12 months ago, the Australian Federal Government announced a stimulus that allowed Australians to access money from their superannuation accounts early. The intention behind this measure was designed to support people who were adversely financially affected by the unfolding pandemic.
Recently, statistics relating to this measure were released and showed that over 2 million Australians had used this opportunity to access their super early. More interestingly than that though, was that 38% of those 2 million Australians had seen no drop in their income during the COVID-19 crisis. In fact, 21% actually saw an increase in their income of more than 10%. On average, Australians withdrew around $7,495 from their super accounts. The most concerning statistic in our view is that 64% of those 2 million Australians put that money towards discretionary spending – online gambling, clothes and shoes rated among the highest spends.
It is hard not to be horrified by this because choosing to take from your super is quite literally taking from your future. It begs the question, why did so many Australians choose to do this if they didn’t really need it? Is it because they had a financial need that couldn’t be identified through these statistics? Potentially. Is it because the allure of an extra $7,495 (or thereabouts) in their bank accounts is just too hard to resist? Perhaps it is that one could not visualise ever having access to this amount of money without taking from their super.
I am of the belief that anyone, no matter their income, has the ability to save $7,495 or any other savings goal they might have. Here are 5 things you can do to achieve it:
1. Create a money plan and really track your spending
We harp on about this one a lot but it’s because we’ve seen it work. If you are not tracking every dollar in and every dollar out, you likely have money slipping through the cracks. If you already have a Money Plan, add a row called ‘5 Steps to $7,495’ (or something a little catchier) and allocate your leftover cash there. If you don’t already have a Money Plan, make one! (You can access the worksheet here!)
Making a plan about where your income will go and what you intend to value will help you achieve this goal (or any financial goal you are setting out to achieve).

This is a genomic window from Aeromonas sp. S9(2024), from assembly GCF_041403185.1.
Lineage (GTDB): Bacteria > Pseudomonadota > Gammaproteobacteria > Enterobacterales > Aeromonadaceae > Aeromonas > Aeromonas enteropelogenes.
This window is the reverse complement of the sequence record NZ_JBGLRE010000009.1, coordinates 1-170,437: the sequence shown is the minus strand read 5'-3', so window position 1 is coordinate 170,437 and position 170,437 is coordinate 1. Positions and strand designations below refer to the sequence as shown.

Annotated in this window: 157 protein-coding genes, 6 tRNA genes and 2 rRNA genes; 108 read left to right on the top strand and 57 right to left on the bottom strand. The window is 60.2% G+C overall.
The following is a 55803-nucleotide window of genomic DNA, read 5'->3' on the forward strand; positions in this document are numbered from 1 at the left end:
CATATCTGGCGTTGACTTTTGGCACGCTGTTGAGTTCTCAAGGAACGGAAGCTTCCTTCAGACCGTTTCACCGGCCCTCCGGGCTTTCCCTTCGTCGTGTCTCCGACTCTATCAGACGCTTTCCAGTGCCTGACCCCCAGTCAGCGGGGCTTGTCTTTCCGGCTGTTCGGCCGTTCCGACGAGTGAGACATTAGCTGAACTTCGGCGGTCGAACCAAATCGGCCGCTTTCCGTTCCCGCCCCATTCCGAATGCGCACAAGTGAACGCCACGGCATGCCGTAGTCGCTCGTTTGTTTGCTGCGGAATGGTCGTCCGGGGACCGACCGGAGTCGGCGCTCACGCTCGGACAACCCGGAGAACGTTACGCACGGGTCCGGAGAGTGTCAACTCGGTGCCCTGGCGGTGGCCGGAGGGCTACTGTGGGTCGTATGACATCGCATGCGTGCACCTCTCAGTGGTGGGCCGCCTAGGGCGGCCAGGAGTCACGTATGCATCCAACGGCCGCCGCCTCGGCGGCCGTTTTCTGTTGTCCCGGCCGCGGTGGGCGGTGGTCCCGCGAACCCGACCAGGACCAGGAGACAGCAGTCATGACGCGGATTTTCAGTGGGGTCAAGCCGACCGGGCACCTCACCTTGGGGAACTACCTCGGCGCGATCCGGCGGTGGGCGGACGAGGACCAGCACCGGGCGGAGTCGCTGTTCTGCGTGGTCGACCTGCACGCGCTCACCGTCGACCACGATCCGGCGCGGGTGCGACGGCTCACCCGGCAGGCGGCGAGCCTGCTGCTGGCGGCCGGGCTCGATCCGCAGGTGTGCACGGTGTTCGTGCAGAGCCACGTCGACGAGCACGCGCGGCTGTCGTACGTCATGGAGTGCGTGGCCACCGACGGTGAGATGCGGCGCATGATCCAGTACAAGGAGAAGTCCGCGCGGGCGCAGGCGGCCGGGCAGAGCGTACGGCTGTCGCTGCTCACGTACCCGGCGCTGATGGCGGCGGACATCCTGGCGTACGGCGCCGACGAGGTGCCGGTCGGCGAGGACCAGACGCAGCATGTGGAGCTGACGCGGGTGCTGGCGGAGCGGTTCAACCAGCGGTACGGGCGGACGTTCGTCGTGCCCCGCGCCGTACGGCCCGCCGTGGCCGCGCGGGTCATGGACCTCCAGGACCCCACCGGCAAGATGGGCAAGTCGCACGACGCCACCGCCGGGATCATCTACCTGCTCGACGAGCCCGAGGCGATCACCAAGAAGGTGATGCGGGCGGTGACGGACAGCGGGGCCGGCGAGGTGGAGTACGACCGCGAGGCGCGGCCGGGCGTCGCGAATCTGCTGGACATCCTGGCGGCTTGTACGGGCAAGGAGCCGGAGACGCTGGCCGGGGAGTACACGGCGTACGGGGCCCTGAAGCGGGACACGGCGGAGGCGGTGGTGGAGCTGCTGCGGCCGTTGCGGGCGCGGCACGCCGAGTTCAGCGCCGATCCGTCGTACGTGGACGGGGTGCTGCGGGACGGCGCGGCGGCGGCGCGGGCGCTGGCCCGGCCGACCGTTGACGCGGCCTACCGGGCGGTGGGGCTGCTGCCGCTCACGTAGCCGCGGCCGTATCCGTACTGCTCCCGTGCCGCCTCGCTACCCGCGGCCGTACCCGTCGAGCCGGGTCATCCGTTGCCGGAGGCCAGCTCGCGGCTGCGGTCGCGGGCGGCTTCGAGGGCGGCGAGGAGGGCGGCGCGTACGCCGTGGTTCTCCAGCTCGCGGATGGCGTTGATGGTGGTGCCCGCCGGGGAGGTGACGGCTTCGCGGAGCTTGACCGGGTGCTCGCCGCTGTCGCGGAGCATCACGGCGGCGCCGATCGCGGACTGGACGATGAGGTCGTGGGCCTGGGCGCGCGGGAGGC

2. Reduce your expenses
Cut out the things you don’t need. Swap out a fancy restaurant date night for a fun time at sushi-train. Take your lunch to work instead of jumping on the Uber Eats run. In fact, delete your Uber Eats app altogether. Look at the money going out of your account and reduce, swap and pause anything you possibly can.
Then move what you would have spent straight to your ‘5 Steps to $7,495’ account.
3. Sell the things you don’t need or don’t use
Gumtree and Marie Kondo are your friends. Go through your home from top to bottom and find everything that does not ‘bring you joy’, give it a good scrub, and upload it to marketplace, gumtree, or eBay. I also like to ask myself the ‘24 month’ question. “Have I used, worn or even thought about this in the last 24 months?” No? I don’t need it and someone else might.
Remember to allocate any sale proceeds to your ‘5 Steps to $7,495’ account.
4. Look for the ‘extra’ cash
What extra cash? It’s out there. Lodge your tax return, use discount code sites, shop around for cheaper options, start a side hustle, take an extra shift, create an Airtasker account and sell your skills. If you want it, you’ll find it.
Allocate any additional income to your ‘5 Steps to $7,495’ account.
5. Wage a war on debt
Cut up your credit card or remove it from being your ‘preferred payment method’ on any online accounts. Make it harder to use so that you really have to get off the lounge and remember where your wallet is every time you scroll past that “something new” you never knew you needed. Cancel your AfterPay, ZipPay or whatever pay later scheme is popular right now. Boycott it all!
If you really set yourself up and follow through, reaching $7,495 and far beyond is easy. Keep saving this way and there will never be a need to borrow from your future again.